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Sung-Yong – Korea’s New ‘Ki’ Man

KI Sung-Yong. It’s a name that will struggle to ring bells if you aren’t a fan of Scottish or Korean football. The name might even fail to register to Scottish fans who aren’t followers of Glasgow Celtic. None-the-less, it’s a name worth remembering as this 21-year-old Korean midfielder is set to have an exciting summer in South Africa.

Having signed for Celtic from FC Seoul in August 2009, the youngster only managed to move westwards after finishing the Korean season with Seoul in January. With only a handful of appearances though, Ki has made an impact at Celtic Park, winning the Man of the Match award on his debut against Falkirk in a 1-1 draw.

THE NEW NAKA?: Ki Sung-Yong has insisted that he is a different kind of player from Celtic’s former favourite Shinsuke Nakamura.

The five Bhoys appearances that Ki has made so far have already been enough to get the Celtic fans talking with enthusiasm about the young Korean, who has impressed with confident passing, a superb technical touch and a unique creative vision.

These assets have made Ki one of the most sought after Asian stars since breaking onto the scene in 2005. At FC Seoul, he was known as the ‘Korean Gerrard’ and Ki has admitted that the Englishman has been the model on which he’s based his playing style. Ki said: “Gerrard is my idol, he’s the complete midfielder. He can score, he can pass and he never stops working. That’s why he’s the best in the world and that’s what I want to be.”

Jeff Hopkins was Ki’s coach throughout his early teenage years and he believes that the youngster has a bright future. Hopkins said: “Ki was 13 when I first worked with him and even at that age, you could tell he was really special, the best player I have seen at that age. We went on tour to England and after a few minutes of a practice match, Derby wanted him. If he can go on to have a good World Cup, he could be worth a lot of money.”

CONFIDENT KID: Despite his youthful age, Ki Sung-Yong plays with the authority and self-belief of a seasoned pro.

At the World Cup this summer, he will have the opportunity to fulfil that potential. The Taeguk Warriors have been drawn into Group B, alongside Nigeria, Greece and heavyweights Argentina. Against such an array of abilities and playing styles, Ki must showcase the adaptability of attacking threats that have made him such a popular figure in his homeland.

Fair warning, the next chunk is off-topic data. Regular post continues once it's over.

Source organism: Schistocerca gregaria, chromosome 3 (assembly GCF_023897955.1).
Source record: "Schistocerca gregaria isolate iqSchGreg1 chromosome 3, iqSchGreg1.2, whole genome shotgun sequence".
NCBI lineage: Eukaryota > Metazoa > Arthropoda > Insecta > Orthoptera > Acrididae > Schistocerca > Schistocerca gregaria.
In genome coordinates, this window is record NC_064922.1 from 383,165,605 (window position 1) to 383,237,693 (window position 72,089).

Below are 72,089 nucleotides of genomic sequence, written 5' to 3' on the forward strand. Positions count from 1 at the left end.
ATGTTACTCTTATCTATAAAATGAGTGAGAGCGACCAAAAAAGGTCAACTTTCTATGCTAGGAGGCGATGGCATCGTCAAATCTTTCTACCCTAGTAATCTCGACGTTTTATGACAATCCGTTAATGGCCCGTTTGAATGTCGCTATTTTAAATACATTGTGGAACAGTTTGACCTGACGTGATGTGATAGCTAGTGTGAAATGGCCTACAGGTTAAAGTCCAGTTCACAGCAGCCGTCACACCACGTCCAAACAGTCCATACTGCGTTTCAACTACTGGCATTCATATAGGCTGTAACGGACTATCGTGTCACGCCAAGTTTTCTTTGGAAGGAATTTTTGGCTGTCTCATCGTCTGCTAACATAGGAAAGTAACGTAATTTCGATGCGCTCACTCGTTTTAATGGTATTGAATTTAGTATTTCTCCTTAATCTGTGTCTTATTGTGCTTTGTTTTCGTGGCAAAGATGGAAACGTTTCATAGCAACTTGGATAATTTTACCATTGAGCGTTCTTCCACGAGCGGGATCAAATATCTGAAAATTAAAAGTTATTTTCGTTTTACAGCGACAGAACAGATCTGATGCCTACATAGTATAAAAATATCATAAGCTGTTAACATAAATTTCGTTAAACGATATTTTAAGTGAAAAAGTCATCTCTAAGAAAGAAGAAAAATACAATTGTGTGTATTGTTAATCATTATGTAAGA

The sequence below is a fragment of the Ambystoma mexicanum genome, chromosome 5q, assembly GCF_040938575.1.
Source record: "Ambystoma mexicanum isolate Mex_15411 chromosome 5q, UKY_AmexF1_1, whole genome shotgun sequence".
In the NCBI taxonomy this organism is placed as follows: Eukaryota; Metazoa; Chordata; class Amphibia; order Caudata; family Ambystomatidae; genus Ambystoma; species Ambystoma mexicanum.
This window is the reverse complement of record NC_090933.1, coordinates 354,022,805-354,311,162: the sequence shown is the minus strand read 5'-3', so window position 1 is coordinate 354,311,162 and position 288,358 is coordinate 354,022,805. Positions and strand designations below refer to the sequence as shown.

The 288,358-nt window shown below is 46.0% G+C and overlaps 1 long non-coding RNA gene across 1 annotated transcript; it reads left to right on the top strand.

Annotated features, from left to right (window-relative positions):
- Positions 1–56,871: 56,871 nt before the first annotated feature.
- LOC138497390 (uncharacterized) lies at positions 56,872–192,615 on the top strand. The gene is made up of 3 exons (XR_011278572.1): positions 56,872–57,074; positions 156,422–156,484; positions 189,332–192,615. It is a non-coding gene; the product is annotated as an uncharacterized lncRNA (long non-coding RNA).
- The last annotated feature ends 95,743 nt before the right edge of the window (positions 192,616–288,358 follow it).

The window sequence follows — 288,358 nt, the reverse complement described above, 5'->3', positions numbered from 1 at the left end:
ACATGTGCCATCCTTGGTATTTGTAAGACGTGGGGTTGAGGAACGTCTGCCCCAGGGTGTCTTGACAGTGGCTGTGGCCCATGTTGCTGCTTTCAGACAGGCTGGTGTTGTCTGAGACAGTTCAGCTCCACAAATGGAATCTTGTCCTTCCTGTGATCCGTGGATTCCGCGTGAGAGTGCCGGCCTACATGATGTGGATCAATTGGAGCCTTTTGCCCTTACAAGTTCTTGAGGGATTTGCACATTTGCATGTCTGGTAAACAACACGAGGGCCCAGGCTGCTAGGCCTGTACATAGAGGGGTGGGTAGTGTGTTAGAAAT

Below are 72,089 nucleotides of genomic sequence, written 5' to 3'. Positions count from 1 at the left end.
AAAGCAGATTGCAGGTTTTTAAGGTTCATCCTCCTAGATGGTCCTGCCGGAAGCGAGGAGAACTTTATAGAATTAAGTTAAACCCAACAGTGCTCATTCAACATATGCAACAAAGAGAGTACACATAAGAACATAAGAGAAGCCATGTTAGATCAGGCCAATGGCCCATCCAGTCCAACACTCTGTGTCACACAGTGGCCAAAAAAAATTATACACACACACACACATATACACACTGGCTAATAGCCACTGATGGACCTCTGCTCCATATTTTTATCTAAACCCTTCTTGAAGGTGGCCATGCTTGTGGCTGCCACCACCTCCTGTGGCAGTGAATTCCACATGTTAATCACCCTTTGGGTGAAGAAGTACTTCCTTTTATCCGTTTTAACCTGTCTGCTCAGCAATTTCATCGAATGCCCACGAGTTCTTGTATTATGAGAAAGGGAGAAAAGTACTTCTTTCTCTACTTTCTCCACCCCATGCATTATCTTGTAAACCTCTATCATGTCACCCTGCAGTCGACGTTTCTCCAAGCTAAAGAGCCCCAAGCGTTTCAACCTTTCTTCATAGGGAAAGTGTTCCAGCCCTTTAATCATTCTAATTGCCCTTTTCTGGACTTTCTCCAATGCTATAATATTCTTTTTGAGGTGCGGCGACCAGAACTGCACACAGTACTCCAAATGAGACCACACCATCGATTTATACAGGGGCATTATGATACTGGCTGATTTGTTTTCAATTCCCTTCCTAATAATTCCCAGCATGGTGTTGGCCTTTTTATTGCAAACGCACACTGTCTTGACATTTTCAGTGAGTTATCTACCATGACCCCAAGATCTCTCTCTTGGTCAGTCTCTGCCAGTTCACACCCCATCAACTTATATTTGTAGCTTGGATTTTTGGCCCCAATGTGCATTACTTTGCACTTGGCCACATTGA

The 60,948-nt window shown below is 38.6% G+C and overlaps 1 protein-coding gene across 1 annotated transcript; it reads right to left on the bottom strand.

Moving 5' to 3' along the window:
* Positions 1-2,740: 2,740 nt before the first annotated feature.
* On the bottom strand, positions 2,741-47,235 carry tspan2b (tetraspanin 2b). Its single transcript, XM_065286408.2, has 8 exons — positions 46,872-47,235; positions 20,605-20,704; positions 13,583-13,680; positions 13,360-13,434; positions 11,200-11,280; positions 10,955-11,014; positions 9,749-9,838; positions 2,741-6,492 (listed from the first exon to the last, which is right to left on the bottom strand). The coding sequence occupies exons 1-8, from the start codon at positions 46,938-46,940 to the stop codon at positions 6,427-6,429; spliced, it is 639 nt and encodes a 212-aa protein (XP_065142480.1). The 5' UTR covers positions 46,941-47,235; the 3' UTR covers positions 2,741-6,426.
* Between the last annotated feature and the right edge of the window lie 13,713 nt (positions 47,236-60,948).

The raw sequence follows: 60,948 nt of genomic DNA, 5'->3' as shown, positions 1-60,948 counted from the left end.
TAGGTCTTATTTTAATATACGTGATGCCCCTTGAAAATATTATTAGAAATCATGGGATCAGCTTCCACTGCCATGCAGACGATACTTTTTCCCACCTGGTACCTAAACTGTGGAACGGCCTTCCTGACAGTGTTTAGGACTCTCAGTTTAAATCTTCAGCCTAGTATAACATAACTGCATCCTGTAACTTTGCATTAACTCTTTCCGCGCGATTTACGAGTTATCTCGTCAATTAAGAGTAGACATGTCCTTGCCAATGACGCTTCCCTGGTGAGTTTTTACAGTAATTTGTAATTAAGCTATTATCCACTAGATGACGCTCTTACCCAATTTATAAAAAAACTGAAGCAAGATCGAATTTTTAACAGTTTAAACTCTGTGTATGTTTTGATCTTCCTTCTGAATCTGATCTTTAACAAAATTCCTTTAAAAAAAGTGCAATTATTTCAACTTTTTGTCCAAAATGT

The biggest challenge will undoubtedly come from Argentina. The match against the South American’s will see Ki sharing the stage with Lionel Messi and Javier Mascherano. If the Koreans are to have any chance of victory, Ki will need to control the tempo, utilising his creative passing and pace to keep Argentina struggling to guess his next move.

South Korea has proved to be a hotbed of talent recently, with many youngsters making it as professionals at European clubs. The Taeguk Warriors semi-final finish at the 2002 World Cup demonstrated that their players have to be treated with respect. As the 2009 Asian Young Player of the Year, Ki Sung-Yong is perhaps the most exciting South-Asian player that will feature at this year’s tournament.

MIDFIELD ENGINE: Since his international debut in 2008, Ki has been an ever-present player, featuring in all of South Korea’s World Cup qualification matches.

Whilst it would be unfair to compare Ki to his idol Gerrard, there is no doubting that he can make an impression in South Africa. South Korea will not win the tournament but players like Ki can help them punch above their weight whilst highlighting themselves in the process. Senegal’s performance in 2002 saw the rise of El-Hadji Diouf. With some luck and hard work over the coming months, there is no reason why the surprise name on everyone’s lips this summer can’t be that of Ki Sung-Yong.

http://www.youtube.com/watch?v=mgTqjZvPLiA&feature=related

Ki Sung-Yong demonstrates his superb creative vision.

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2 Comments

2 Comments

  1. rosstheger

    16 February, 2010 at 13:32

    As a Rangers fan, Ki was a player I liked before he went to Celtic. A tidy midfielder.

    Although, whether he can cope with the demands of playing for an Old Firm side is debatable. I don’t think people outside Scotland realise the pressures that players are under.

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